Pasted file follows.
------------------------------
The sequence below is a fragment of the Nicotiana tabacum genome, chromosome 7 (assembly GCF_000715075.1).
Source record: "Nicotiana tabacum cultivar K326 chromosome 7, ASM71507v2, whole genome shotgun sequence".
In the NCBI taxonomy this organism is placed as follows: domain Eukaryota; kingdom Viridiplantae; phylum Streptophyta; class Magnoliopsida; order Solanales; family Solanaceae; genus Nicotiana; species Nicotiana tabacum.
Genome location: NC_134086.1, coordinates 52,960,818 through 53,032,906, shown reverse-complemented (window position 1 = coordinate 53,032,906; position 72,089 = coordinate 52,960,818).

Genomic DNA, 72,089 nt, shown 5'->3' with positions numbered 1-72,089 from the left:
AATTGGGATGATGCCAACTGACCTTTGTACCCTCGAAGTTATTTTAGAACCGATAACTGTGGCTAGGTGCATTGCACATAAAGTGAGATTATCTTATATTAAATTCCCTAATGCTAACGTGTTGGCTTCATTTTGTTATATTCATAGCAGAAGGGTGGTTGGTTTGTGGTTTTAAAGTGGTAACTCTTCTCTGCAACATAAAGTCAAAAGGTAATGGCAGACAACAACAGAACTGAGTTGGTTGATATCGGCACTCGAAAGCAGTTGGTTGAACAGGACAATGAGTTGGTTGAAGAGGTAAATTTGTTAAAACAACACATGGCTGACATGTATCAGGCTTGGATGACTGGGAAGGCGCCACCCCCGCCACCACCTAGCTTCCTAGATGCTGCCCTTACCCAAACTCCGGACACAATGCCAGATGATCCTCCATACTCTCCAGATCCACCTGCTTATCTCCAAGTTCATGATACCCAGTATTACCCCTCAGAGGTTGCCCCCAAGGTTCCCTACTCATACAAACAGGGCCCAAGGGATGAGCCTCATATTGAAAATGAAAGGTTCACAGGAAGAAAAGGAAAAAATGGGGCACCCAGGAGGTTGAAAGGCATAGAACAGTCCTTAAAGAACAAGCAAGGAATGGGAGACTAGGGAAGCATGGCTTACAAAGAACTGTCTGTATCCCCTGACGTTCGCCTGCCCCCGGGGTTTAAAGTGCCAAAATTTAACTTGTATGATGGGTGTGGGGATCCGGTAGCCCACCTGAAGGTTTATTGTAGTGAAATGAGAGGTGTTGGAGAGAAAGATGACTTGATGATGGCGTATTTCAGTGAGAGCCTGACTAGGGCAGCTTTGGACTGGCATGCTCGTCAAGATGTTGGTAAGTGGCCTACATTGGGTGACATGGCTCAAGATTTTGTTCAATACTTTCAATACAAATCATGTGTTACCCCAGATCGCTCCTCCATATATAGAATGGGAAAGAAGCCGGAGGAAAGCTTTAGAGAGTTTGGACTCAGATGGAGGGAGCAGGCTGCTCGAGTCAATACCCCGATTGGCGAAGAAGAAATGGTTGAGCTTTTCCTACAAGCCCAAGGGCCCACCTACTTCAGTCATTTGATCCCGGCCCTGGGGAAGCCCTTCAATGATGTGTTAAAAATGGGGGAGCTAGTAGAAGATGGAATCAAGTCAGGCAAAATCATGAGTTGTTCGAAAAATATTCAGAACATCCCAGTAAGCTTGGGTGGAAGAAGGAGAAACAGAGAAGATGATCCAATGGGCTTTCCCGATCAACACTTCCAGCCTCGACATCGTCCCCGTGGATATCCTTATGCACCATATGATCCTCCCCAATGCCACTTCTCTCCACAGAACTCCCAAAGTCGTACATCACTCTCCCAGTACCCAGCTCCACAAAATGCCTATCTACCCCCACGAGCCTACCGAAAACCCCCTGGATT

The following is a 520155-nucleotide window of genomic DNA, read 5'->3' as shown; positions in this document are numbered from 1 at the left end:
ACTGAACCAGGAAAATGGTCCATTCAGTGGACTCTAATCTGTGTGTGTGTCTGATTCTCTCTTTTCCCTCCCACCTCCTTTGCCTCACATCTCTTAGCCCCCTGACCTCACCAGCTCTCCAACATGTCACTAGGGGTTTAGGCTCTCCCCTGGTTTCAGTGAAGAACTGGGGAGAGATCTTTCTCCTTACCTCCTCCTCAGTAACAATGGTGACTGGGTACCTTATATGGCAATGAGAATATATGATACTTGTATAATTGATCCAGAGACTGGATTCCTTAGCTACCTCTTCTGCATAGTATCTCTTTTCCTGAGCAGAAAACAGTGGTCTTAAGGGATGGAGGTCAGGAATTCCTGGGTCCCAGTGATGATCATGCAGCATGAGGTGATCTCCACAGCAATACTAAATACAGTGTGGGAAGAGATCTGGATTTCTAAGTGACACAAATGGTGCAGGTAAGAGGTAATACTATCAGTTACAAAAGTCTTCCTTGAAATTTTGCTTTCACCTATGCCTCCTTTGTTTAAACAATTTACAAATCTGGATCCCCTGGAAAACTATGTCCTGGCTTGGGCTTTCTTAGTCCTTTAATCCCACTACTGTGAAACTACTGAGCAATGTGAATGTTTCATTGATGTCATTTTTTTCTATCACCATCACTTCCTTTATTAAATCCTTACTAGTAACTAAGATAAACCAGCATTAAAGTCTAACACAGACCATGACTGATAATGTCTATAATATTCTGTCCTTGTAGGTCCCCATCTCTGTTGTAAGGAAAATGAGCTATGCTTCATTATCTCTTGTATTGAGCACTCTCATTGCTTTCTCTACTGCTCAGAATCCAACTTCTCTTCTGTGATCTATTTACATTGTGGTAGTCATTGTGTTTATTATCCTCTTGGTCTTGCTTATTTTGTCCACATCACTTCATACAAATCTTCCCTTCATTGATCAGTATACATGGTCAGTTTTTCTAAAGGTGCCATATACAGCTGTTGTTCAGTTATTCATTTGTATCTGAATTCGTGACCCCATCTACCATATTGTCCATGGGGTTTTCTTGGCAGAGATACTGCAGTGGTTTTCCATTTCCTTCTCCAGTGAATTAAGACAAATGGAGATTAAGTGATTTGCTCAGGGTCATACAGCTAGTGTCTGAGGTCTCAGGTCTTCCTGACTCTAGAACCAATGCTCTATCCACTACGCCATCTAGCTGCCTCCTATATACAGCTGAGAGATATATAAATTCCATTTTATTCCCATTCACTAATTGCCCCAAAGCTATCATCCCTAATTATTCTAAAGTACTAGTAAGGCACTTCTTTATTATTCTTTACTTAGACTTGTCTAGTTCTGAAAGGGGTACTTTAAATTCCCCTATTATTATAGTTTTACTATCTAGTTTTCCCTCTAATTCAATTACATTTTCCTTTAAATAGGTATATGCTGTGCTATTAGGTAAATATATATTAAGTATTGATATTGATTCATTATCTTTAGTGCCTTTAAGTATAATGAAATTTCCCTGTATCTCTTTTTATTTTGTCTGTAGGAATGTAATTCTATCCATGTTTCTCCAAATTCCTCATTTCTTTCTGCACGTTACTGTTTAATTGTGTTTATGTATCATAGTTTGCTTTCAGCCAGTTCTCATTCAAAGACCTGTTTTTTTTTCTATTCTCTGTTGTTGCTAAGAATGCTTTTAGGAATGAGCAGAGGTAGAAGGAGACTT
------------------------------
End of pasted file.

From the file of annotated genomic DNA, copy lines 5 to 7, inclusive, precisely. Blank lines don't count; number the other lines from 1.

Genomic DNA, 72,089 nt, shown 5'->3' with positions numbered 1-72,089 from the left:
AATTGGGATGATGCCAACTGACCTTTGTACCCTCGAAGTTATTTTAGAACCGATAACTGTGGCTAGGTGCATTGCACATAAAGTGAGATTATCTTATATTAAATTCCCTAATGCTAACGTGTTGGCTTCATTTTGTTATATTCATAGCAGAAGGGTGGTTGGTTTGTGGTTTTAAAGTGGTAACTCTTCTCTGCAACATAAAGTCAAAAGGTAATGGCAGACAACAACAGAACTGAGTTGGTTGATATCGGCACTCGAAAGCAGTTGGTTGAACAGGACAATGAGTTGGTTGAAGAGGTAAATTTGTTAAAACAACACATGGCTGACATGTATCAGGCTTGGATGACTGGGAAGGCGCCACCCCCGCCACCACCTAGCTTCCTAGATGCTGCCCTTACCCAAACTCCGGACACAATGCCAGATGATCCTCCATACTCTCCAGATCCACCTGCTTATCTCCAAGTTCATGATACCCAGTATTACCCCTCAGAGGTTGCCCCCAAGGTTCCCTACTCATACAAACAGGGCCCAAGGGATGAGCCTCATATTGAAAATGAAAGGTTCACAGGAAGAAAAGGAAAAAATGGGGCACCCAGGAGGTTGAAAGGCATAGAACAGTCCTTAAAGAACAAGCAAGGAATGGGAGACTAGGGAAGCATGGCTTACAAAGAACTGTCTGTATCCCCTGACGTTCGCCTGCCCCCGGGGTTTAAAGTGCCAAAATTTAACTTGTATGATGGGTGTGGGGATCCGGTAGCCCACCTGAAGGTTTATTGTAGTGAAATGAGAGGTGTTGGAGAGAAAGATGACTTGATGATGGCGTATTTCAGTGAGAGCCTGACTAGGGCAGCTTTGGACTGGCATGCTCGTCAAGATGTTGGTAAGTGGCCTACATTGGGTGACATGGCTCAAGATTTTGTTCAATACTTTCAATACAAATCATGTGTTACCCCAGATCGCTCCTCCATATATAGAATGGGAAAGAAGCCGGAGGAAAGCTTTAGAGAGTTTGGACTCAGATGGAGGGAGCAGGCTGCTCGAGTCAATACCCCGATTGGCGAAGAAGAAATGGTTGAGCTTTTCCTACAAGCCCAAGGGCCCACCTACTTCAGTCATTTGATCCCGGCCCTGGGGAAGCCCTTCAATGATGTGTTAAAAATGGGGGAGCTAGTAGAAGATGGAATCAAGTCAGGCAAAATCATGAGTTGTTCGAAAAATATTCAGAACATCCCAGTAAGCTTGGGTGGAAGAAGGAGAAACAGAGAAGATGATCCAATGGGCTTTCCCGATCAACACTTCCAGCCTCGACATCGTCCCCGTGGATATCCTTATGCACCATATGATCCTCCCCAATGCCACTTCTCTCCACAGAACTCCCAAAGTCGTACATCACTCTCCCAGTACCCAGCTCCACAAAATGCCTATCTACCCCCACGAGCCTACCGAAAACCCCCTGGATT

The following is a 520155-nucleotide window of genomic DNA, read 5'->3' as shown; positions in this document are numbered from 1 at the left end: